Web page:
Events > General Information

Our events feature live music performances that entertain, inspire, and inform. In each of the following programs, Matthew Sabatella weaves an engaging narrative through a selection of songs that illuminate a theme or story from America's past. They are appropriate for any age group.

Some performances are optionally available as multimedia programs. These are accompanied by relevant historic images projected onto a screen. Look for -available with multimedia- under the program title.

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America's Music: From Plymouth Rock to Rock & Roll

-available with multimedia-

America's Music: From Plymouth Rock to Rock & Roll
America's Music: From Plymouth Rock to Rock & Roll

America's Music: From Plymouth Rock to Rock & Roll is a 90-minute live multimedia show that celebrates the music of America. Since before the United States declared independence, songs, instruments, and musical styles were carried to the New World. As people from different backgrounds interacted with each other, unique new forms of music emerged that could only have been born in this nation of immigrants. Matthew Sabatella and the Rambling String Band take the audience on a journey that connects traditional folk songs, spirituals, work songs, fiddle tunes, Appalachian music, ragtime, blues, jazz, old-time country, bluegrass, and early rock and roll.

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Songs of Westward Expansion

-available with multimedia-

Songs of Westward Expansion

The journey begins in Colonial America and tells the story of the Westward Expansion of the United States. It follows the paths of the pioneers, sailors, immigrants, ‘49ers, farmers, slaves, soldiers, cowboys, homesteaders, and railroaders who moved the country across the continent and into the twentieth century.

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Songs of the American Folk Music Revival
Songs of the American Folk Music Revival

During the 20th century successive waves of singers and folklorists became interested in older forms of American music. The folk music revival peaked in the 1960s as the focus on traditional songs gave way to singer/songwriters who were informed by older music but wrote their own songs that addressed issues important for their generation. The program includes plenty of well-known songs by artists including Woody Guthrie, Burl Ives, The Weavers, The Kingston Trio, Odetta, Peter, Paul, & Mary, Bob Dylan, and more.

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Songs of American Workers

-available with multimedia-

Songs of American Workers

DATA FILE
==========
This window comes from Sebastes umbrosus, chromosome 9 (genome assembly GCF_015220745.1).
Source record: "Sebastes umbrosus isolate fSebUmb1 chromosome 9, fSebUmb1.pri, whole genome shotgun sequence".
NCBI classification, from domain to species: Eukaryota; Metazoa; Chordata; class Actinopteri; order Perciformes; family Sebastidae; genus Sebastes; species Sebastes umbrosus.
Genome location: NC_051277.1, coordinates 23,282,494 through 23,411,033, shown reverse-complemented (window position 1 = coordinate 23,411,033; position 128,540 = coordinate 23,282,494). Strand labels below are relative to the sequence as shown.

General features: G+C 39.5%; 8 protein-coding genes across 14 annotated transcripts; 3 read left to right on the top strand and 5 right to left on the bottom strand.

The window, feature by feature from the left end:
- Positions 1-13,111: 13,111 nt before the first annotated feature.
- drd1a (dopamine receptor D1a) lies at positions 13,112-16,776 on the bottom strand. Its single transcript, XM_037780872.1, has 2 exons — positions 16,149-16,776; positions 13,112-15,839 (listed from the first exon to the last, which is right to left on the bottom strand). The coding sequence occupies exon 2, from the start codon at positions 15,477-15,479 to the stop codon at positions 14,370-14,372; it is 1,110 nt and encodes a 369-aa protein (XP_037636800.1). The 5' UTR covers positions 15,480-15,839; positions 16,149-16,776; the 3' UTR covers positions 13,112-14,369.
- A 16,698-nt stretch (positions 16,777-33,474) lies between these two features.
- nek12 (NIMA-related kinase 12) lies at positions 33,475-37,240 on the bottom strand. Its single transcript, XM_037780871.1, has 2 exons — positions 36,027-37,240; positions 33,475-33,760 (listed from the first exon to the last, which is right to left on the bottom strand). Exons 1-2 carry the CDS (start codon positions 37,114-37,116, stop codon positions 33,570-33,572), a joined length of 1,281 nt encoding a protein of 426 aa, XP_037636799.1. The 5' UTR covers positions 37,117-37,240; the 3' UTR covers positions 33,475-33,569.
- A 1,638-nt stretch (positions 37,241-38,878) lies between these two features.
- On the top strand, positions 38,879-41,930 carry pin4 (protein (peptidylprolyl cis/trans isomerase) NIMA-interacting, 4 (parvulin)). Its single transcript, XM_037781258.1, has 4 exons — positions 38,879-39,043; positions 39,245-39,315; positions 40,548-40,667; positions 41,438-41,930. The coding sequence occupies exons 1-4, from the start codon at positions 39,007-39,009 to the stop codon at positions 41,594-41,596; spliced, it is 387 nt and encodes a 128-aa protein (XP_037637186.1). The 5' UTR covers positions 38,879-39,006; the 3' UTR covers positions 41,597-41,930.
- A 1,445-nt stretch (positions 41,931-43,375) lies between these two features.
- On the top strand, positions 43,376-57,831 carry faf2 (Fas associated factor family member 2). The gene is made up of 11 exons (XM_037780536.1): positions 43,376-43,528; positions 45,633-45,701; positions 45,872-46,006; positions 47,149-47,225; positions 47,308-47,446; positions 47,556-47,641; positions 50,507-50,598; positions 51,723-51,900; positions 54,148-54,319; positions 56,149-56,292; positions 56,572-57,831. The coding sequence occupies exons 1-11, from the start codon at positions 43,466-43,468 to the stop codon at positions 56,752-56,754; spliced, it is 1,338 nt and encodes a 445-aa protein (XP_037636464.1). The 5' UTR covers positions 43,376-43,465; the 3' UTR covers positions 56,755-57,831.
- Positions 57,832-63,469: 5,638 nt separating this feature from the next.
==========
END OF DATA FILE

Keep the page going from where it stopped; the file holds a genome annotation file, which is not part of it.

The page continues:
This program focuses on the songs of American workers and labor movements. It includes music of farmers, sailors, lumberjacks, slaves, factory workers, cowboys, railroad workers, coal miners, and more.

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Songs in the Life of Abraham Lincoln

-available with multimedia-

Songs in the LIfe of Abraham Lincoln

Songs in the Life of Abraham Lincoln celebrates the 16th president of the United States through the music he cherished. Abraham Lincoln was a man of remarkable determination, compassion, honesty, humor, and melancholy. From a childhood on the American frontier to a presidency that changed the course of history, Lincoln's life unfolds through these Old World, play party, minstrel, campaign, slave, Civil War, and sentimental songs.

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Tribute to American Soldiers
Tribute to American Soldiers

This performance focuses on the music from American military engagements, including the American Revolution, War of 1812, Civil War, Spanish American War, and both World Wars. It is perfect for Veterans Day and Memorial Day.

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The American Dream
The American Dream

We hold these truths to be self-evident, that all men are created equal, that they are endowed by their Creator with certain unalienable Rights, that among these are Life, Liberty and the pursuit of Happiness.

With these words from the Declaration of Independence, the American Dream was set in motion. This program explores the notion of the American Dream through the lens of the music of the people.

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300+ Years of Banjo

-available with multimedia-

300+ Years of Banjo

How did the banjo, which has roots in West Africa, become a symbol of American whiteness? Through historic images, recordings, and live performance, follow the fascinating story of the banjo from its African roots through its development in the Caribbean, early history with people in slavery in North America, growth in popularity through blackface minstrel performances, presence in the Victorian parlor, integration into dance and song traditions in Appalachia, and its role in 20th and 21st century folk, old-time, bluegrass, country, popular, and world music.